Water, Struggle, and History

By Steven Rhue (Department of Anthropology)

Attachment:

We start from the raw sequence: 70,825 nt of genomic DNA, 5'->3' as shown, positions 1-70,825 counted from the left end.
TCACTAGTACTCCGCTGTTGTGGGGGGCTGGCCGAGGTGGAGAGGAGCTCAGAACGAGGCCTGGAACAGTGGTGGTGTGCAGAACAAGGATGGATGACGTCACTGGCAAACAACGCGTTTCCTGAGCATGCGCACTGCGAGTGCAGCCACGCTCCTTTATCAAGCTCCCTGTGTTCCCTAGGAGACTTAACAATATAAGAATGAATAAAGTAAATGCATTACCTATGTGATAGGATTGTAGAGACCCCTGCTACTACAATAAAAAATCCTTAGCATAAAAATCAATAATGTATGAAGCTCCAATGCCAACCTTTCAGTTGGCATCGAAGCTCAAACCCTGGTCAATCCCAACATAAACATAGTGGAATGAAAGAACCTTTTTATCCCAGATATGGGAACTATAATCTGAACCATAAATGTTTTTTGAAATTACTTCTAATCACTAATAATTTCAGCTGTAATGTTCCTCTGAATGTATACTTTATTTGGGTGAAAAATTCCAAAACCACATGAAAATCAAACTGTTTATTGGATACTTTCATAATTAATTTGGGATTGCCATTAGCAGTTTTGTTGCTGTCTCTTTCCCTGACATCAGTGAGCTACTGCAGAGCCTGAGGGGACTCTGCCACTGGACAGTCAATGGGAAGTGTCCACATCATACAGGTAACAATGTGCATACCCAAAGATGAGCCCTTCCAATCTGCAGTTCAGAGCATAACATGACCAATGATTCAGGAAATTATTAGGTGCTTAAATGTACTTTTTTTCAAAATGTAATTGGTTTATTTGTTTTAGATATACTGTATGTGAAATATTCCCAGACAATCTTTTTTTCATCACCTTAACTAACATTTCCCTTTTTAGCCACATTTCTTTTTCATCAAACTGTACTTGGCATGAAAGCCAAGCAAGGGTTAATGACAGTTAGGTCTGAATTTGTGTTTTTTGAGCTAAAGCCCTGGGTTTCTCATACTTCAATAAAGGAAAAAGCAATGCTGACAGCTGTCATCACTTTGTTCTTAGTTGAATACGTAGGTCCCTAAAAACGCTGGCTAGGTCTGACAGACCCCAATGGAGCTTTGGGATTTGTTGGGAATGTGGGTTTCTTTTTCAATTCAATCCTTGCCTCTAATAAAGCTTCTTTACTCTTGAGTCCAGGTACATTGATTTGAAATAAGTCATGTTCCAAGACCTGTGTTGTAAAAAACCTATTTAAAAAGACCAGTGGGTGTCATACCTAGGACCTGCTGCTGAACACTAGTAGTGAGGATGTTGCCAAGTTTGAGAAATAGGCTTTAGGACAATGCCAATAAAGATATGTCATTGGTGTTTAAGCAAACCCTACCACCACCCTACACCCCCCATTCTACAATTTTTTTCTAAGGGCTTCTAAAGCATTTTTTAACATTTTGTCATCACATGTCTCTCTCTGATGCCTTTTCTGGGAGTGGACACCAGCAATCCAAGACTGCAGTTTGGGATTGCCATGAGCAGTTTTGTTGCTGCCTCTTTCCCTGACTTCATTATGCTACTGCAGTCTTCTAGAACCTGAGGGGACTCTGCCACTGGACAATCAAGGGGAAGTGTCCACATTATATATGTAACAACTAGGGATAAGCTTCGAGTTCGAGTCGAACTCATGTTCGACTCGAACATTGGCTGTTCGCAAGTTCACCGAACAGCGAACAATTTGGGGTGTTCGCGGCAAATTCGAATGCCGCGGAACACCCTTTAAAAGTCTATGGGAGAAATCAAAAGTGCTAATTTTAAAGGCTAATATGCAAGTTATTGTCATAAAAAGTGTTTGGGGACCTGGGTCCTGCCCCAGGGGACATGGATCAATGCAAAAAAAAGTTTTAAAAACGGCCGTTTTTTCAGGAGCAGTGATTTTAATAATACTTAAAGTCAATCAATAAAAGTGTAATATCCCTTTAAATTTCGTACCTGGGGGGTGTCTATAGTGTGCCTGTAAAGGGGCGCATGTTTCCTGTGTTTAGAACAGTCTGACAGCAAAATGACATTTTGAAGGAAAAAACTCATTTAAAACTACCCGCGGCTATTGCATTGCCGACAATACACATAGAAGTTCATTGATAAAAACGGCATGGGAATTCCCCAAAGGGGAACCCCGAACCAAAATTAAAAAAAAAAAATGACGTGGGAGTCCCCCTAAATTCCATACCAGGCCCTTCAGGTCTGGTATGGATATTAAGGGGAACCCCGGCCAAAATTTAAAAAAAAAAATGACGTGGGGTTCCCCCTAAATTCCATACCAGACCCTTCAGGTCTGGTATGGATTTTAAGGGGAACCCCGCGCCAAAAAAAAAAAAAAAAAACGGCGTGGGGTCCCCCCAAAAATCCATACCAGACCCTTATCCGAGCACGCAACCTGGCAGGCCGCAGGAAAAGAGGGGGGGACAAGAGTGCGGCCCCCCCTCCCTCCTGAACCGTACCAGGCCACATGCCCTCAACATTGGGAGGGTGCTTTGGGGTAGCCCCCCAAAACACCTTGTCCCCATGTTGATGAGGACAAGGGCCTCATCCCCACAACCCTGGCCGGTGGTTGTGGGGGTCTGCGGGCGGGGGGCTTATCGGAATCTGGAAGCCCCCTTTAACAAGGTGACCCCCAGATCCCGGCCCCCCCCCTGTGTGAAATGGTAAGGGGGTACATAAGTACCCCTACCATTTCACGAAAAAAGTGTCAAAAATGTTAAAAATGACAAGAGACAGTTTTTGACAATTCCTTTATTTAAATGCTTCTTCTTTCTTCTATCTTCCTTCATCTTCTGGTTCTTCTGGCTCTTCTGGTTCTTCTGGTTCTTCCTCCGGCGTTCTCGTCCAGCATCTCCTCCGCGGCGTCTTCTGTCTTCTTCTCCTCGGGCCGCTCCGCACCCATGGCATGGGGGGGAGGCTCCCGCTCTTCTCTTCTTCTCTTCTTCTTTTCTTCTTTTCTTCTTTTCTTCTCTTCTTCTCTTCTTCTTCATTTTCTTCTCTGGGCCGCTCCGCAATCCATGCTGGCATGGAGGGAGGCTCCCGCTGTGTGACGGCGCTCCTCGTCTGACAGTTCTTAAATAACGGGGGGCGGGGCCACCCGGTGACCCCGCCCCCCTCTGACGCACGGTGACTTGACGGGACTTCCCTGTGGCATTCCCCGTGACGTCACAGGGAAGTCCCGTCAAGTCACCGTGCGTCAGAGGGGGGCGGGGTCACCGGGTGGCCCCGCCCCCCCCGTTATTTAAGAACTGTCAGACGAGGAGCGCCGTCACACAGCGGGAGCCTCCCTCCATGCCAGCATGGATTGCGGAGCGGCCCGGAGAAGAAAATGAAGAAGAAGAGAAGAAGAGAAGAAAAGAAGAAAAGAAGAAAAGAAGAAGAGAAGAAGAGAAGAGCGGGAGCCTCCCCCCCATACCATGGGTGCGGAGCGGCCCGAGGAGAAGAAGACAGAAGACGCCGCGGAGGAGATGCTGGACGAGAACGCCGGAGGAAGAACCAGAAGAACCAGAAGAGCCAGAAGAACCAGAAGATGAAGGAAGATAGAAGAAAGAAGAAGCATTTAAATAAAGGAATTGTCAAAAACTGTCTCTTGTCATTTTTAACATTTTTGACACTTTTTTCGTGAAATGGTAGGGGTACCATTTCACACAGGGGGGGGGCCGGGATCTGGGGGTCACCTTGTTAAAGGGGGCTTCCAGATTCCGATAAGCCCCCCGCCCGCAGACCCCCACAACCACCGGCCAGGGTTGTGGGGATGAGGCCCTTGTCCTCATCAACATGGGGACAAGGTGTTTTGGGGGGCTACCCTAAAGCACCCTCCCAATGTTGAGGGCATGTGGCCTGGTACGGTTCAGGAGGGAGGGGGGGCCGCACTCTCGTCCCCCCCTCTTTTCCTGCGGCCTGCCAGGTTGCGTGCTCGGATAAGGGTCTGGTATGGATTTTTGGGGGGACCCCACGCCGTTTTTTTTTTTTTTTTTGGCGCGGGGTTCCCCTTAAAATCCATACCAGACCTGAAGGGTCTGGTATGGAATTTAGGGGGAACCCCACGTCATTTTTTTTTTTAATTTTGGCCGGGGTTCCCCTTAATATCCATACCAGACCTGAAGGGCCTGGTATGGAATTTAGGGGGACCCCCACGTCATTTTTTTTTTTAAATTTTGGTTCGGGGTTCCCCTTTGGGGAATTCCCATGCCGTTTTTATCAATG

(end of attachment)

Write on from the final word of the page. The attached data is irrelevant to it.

In a time of great uncertainty that has upheaved life and research, the Worlds in Contention Conference offered a welcome moment of academic exchange. As students and faculty, we have found ourselves in a precarious space where many of our scholarly pursuits rest uneasily amid the circumstance of the pandemic. Conversation, assembly, and instruction have become risky actions to oneself and those around us, rendering the traditional conference format impractical and requiring an alternative format. I am thankful that as a university we have the necessary resources and support at our disposal to convene in a virtual space and continue our dialogue. However, I encourage all to be mindful and not take such a privilege for granted, as many have lacked and continue to lack access to technology and reliable internet. To varying extents, visible and hidden, known, and unknown, we have all been impacted by the pandemic. I believe it is imperative to recognize and admire the resilience demonstrated by being present and sharing with colleagues and strangers alike. Continue reading